JPM’s Gregson Was Wrong About Gold Miners?

JPM’s Gregson

(InvestmentWeek) – The manager of the £1bn JPM Natural Resources Finance sold a large piece of his gold holdings before April’s price fall, upping his exposure to oil companies and copper miners in the method.

Until lately Gregson had been one of gold miners’ biggest protectors since taking over the finance from Ian Henderson in 2009. But this week he accepted the strengthening dollar and dropping gold cost have been too tough for miners to overwhelm.

He said “We sensed the headwinds were building for gold, with an expectation QE would taper, while the dollar was stabilizing ahead of some form of US recovery,” he added “If we are going into a period where dollar is the smallest ugly world currency that would be an attractive major headwind for gold.”

Gregson added it was improbable gold miners would trade at important premiums for the foreseeable future. He said “That is how gold portions utilized to trade – purchase them at two times fair worth and sell them at three times,”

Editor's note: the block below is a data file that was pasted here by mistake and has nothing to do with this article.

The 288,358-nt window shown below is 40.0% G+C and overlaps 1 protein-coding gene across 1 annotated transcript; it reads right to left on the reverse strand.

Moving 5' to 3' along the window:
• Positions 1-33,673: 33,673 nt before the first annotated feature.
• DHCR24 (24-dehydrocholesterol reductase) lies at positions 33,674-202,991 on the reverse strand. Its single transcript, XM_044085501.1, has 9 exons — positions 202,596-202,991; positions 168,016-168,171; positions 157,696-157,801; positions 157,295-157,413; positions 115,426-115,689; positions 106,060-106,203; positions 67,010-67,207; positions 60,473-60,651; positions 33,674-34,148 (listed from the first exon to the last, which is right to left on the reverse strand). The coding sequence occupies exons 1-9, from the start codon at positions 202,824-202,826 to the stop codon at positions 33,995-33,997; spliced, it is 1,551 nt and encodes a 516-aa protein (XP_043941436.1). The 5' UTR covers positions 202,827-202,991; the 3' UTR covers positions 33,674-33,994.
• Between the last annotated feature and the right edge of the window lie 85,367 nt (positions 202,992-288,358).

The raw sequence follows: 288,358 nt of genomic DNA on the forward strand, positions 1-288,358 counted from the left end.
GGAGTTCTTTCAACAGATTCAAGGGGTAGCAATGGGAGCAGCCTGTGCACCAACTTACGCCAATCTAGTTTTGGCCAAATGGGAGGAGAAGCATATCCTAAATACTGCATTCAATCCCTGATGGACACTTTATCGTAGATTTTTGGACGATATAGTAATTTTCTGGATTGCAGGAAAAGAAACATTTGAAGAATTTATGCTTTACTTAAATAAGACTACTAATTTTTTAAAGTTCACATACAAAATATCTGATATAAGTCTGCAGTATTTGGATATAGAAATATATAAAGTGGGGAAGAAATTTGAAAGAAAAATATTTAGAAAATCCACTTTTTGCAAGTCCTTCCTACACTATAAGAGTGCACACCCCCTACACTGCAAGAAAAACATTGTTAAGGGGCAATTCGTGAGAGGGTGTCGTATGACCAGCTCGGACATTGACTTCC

“But now gold portions have underperformed gold for the last two years. Perhaps they were cost far too high in the nineties and will now be priced like any other excavation business. We do not expect to glimpse a comeback to premium multiples for gold equity.”

Gregson’s outlook has changed since the start of 2012, when Gregson said gold miners would be due a re-rating after a savage sell-off.

He said at the period “We believe the whole part has been struck up so much that there is deep worth there. I believe we have glimpsed the last of the underperformance of little caps,”

In October 2012, following a strong rally for gold and gold equities, he notified buying into Week there were “signs of life” in the gold excavation part.

“In the short period, we still anticipate more from gold and gold equities after a nice run, and you might anticipate glimpsing some consolidation,” he said.

Among of doubts of a ceramic slowdown which has impacted many products, Gregson has lost 16.6% over the last year, and 29% over the last three years. (According to Morningstar)